Identify root cause; apply corrective action.  I agree with this strategy and use it.  When you start keeping track of where shots were being lost, it's easy to identify certain areas of your game (like OP stated) and practice for improvement.

I guess the 'self-help' route is a good first step. However, some items may require require professional help to affect positive change.  That's kind of where I am right now.  I've fixed (for the most part) my short game to where it rarely costs me.  Next up is lessons this year to help with the mid-range game for more consistent contact leading to hitting more greens from 160 and closer.

dave

0

Share this post


Link to post
Share on other sites

I guess I really am a lazy cuss, but keeping real close track of /recording the results of each shot is too much work while I'm playing.  However, when I hit a poor shot I sort of make a mental note of it.  By the end of the game I usually have a feel for where I lost the most strokes and that area becomes my primary focus for practice for a bit.

0

Share this post


Link to post
Share on other sites

My area of improvement is in my swing. The last thing that I have to and am currently working on is my release. I have a little trouble releasing to one o'clock with a full extension. I'm getting much better as I've been working hard on it but I still find myself releasing across my chest. I've started to put a coin about 12 inches in front of my ball as a target to release to in order to get me to extend properly. This really works as I'm really improving in this fundamental.

0

Share this post


Link to post
Share on other sites

I started using golfshots toward the end of last season to track my stats. Not sure, in it of itself, the stats told me anything I didn't already intuitively know about where my weakness were. I do think keeping stats is helpful, though, to see if you really are progressing on the those areas you are working on. For me, this year is going to be all about accuracy off the tee and on my approach shots so I'm going to be interested in seeing how my fairways hit and GIR's track throughout the year and compared to last.
0

Share this post


Link to post
Share on other sites

Create an account or sign in to comment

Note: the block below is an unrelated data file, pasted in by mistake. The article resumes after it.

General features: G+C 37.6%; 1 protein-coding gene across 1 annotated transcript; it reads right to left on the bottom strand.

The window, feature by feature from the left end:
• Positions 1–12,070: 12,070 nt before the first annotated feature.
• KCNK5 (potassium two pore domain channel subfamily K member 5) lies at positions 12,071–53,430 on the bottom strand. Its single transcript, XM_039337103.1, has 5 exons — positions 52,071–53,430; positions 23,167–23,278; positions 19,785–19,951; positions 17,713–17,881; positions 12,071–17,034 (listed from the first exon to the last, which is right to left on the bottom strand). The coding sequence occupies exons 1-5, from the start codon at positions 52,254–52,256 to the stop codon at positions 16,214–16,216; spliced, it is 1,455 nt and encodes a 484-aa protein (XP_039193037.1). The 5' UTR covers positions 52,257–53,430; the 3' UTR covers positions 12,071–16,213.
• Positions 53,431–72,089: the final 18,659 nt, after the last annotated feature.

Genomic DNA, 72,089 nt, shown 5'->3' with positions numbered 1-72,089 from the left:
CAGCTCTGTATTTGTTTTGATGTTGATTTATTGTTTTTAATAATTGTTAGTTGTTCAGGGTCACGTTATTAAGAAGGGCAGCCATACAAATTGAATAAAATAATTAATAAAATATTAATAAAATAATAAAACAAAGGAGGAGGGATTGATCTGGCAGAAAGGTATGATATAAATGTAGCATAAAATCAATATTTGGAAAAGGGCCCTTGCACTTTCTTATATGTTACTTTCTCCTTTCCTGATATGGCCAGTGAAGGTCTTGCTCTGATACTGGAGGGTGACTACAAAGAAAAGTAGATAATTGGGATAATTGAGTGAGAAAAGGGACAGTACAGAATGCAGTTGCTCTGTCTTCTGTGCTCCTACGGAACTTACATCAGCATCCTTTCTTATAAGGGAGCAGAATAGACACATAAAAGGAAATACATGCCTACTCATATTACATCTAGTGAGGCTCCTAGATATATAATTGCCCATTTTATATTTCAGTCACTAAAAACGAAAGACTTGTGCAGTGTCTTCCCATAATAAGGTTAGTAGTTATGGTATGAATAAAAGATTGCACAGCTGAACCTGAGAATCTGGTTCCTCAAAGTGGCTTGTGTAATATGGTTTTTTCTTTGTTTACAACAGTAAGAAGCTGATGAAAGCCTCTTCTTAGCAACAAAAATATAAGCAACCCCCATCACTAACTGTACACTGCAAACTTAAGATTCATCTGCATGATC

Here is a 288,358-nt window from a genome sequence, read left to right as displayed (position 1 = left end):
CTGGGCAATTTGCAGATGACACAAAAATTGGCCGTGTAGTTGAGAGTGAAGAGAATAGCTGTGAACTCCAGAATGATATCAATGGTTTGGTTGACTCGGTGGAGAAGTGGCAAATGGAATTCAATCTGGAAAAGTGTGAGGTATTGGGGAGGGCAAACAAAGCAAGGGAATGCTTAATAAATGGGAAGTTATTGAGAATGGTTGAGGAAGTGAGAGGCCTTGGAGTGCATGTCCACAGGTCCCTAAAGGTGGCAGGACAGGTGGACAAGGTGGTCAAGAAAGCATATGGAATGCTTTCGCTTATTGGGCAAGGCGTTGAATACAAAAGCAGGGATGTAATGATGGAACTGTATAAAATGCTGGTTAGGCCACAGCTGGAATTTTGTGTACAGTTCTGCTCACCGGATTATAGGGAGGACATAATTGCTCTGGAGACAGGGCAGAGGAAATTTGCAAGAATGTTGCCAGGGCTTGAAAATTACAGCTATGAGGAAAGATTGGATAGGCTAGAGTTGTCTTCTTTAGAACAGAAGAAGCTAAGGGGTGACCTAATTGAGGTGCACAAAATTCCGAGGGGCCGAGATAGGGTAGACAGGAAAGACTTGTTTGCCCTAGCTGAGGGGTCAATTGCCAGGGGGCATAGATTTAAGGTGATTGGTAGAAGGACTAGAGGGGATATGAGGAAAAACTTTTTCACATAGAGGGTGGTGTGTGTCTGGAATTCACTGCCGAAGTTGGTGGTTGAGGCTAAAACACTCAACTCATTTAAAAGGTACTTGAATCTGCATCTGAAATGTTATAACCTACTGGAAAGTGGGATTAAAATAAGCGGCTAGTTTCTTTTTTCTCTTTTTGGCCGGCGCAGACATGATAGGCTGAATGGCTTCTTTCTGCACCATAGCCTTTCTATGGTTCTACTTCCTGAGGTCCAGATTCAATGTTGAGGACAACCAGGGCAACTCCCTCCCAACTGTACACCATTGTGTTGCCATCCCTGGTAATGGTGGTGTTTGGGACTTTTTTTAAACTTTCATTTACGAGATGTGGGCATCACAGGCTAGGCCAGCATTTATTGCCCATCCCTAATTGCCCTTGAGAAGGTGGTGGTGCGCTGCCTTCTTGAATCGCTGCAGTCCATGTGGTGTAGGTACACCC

You need to be a member in order to leave a comment

Create an account

Sign up for a new account in our community. It's easy!


Register a new account

Sign in

Already have an account? Sign in here.


Sign In Now
Sign in to follow this  
Followers 0



  • Want to join this community?

    We'd love to have you!

    Sign Up
  • 2016 TST Partners

    GAME Golf
    PING Golf
    Lowest Score Wins
  • Posts

    • Bought the wrong flex wedge... should I return?
      If you want the flex to match your other irons, you can have it tipped. The R9 has a .370 diameter parallel tip hosel. The R9 specs sheet confirms this, and that the stock steel shaft was a KBS 90 (90 grams). (The KBS 90 and the Chrome 90 appear to be special shafts made just for TaylorMade - these two shaft offerings don't appear in the general components catalogs). As for matching wedge flex to irons, you hear different ideas on this. Some players like the same shaft in irons and wedges, others like a heavier shaft in the specialty wedges, and still others softstep (soften the flex on) the SW and LW if they rarely hit full shots with them. I would suggest you play a little with the R9 SW, and see if you like it as is. Then, you could get it tipped (hardstepped) if you wanted more control. Caution on the Wedgeflex shaft you found: I was unclean on which wedgeflex shaft you had round. If this is a KBS 90 which matches your current irons, go with it. If it is a KBS Tour 90 parallel tip, it has a stiffer tip area than the KBS 90, and weighs about 100 grams. If it's a Dynamic Golf Wedgeflex, this is probably an S200 shaft that weight about 120 grams, and would weigh a whole lot more than any other iron or wedge shaft you play.